Catholic High School For Girls - Silver Sands Yearbook (Philadelphia, PA)

 - Class of 1951

Page 18 of 72

 

Catholic High School For Girls - Silver Sands Yearbook (Philadelphia, PA) online yearbook collection, 1951 Edition, Page 18 of 72
Page 18 of 72



Catholic High School For Girls - Silver Sands Yearbook (Philadelphia, PA) online yearbook collection, 1951 Edition, Page 17
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Catholic High School For Girls - Silver Sands Yearbook (Philadelphia, PA) online yearbook collection, 1951 Edition, Page 19
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Page 18 text:

THE 1951 Sxnvan SANDS SHAIIRACK OES MY NOSE detect the delicate aroma of smoldering embers? Shall I fill my water pistol or call the fire department? N ol It's only Shadrack on one of his escapades again. What a toasterl I guess I should be more tolerant though, after all, Shadrack really dates back. Some stories have it that he was brought back from the Cru- sades by Richard the Lion-hearted- and that's quite a bit of lyin'. I can see him standing there. Plug in socket, he looks like a miniature Frankenstein laboratory. Nothing like his modest successors, he displays most of his instruments of torture visibly. His pet coil is one that burns a bu1l's eye right through the middle of the bread, after which he employs a decisive thig-a-ma-jig which liter- a.lly tars and feathers the upper crust. When he has finished damaging be- JI By Suzanne Mayor, '52 yond repair, he just sizzles back, lets off some steam, and gloats while everybody begins choking. From the time I was able to shove a piece of bread into his fiery, yviry claws, my encounters with Shadrack have been my daily early morning challenge. Nothing is more disgusting than to watch him annihilate Bond's best into a black "board" not even good for charcoal. Such a toasterl Yes, my friends, sigh your sigh of satisfaction when you see your toast popped onto a plate: sink your teeth into golden bronze. But you are de- nied opportunity for the conquest of mind over matter. You will never be able to lavish pent-up emotions on your breakfast table mechanism. Give me my Shadrack any day--something with enough tire to irritate me and enough natural stupidity to make me feel like master. That's a toasterl I like wind on winter nights, and The sound of rain on a summer even- ing. I like songs of birds flying high- 1 like living. MARY CONDON, '51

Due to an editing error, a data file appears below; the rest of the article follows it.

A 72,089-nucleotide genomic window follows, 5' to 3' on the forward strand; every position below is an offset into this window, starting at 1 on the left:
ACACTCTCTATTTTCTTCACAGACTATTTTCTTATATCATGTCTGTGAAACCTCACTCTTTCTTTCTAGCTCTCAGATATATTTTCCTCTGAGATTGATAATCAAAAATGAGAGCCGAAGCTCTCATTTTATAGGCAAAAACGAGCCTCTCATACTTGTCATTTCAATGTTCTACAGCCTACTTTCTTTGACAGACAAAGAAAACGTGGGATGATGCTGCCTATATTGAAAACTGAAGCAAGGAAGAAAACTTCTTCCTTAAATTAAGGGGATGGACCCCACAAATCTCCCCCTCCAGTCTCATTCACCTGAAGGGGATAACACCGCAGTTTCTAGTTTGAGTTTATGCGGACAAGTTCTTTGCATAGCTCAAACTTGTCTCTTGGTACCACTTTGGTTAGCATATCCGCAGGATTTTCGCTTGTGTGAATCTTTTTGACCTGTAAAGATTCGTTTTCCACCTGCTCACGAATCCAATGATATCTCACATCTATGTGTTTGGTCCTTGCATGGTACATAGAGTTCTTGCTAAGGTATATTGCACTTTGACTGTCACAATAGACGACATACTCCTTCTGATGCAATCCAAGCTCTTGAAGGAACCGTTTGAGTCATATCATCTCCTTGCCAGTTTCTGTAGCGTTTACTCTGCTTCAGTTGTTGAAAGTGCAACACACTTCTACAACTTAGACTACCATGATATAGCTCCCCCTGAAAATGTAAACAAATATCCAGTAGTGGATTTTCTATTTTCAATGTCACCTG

Page 17 text: